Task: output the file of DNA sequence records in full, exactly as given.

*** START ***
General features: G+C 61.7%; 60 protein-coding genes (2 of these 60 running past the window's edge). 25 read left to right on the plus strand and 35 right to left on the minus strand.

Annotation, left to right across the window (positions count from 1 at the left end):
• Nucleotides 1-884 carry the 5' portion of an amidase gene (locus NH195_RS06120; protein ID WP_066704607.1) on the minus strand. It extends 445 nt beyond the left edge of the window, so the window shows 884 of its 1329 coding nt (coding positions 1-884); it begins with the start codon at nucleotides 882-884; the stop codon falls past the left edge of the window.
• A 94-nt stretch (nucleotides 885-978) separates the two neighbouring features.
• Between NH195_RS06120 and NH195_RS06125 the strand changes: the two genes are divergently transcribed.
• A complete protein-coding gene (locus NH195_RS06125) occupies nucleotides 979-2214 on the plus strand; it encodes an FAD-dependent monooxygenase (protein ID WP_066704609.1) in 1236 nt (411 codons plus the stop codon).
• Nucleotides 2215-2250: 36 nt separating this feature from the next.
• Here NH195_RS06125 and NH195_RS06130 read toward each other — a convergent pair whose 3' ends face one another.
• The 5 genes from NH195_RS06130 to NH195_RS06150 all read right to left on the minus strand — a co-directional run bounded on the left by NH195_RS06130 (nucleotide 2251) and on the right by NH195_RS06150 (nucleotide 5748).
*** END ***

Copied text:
General features: G+C 61.7%; 60 protein-coding genes (2 of these 60 running past the window's edge). 25 read left to right on the plus strand and 35 right to left on the minus strand.

Annotation, left to right across the window (positions count from 1 at the left end):
• Nucleotides 1-884 carry the 5' portion of an amidase gene (locus NH195_RS06120; protein ID WP_066704607.1) on the minus strand. It extends 445 nt beyond the left edge of the window, so the window shows 884 of its 1329 coding nt (coding positions 1-884); it begins with the start codon at nucleotides 882-884; the stop codon falls past the left edge of the window.
• A 94-nt stretch (nucleotides 885-978) separates the two neighbouring features.
• Between NH195_RS06120 and NH195_RS06125 the strand changes: the two genes are divergently transcribed.
• A complete protein-coding gene (locus NH195_RS06125) occupies nucleotides 979-2214 on the plus strand; it encodes an FAD-dependent monooxygenase (protein ID WP_066704609.1) in 1236 nt (411 codons plus the stop codon).
• Nucleotides 2215-2250: 36 nt separating this feature from the next.
• Here NH195_RS06125 and NH195_RS06130 read toward each other — a convergent pair whose 3' ends face one another.
• The 5 genes from NH195_RS06130 to NH195_RS06150 all read right to left on the minus strand — a co-directional run bounded on the left by NH195_RS06130 (nucleotide 2251) and on the right by NH195_RS06150 (nucleotide 5748).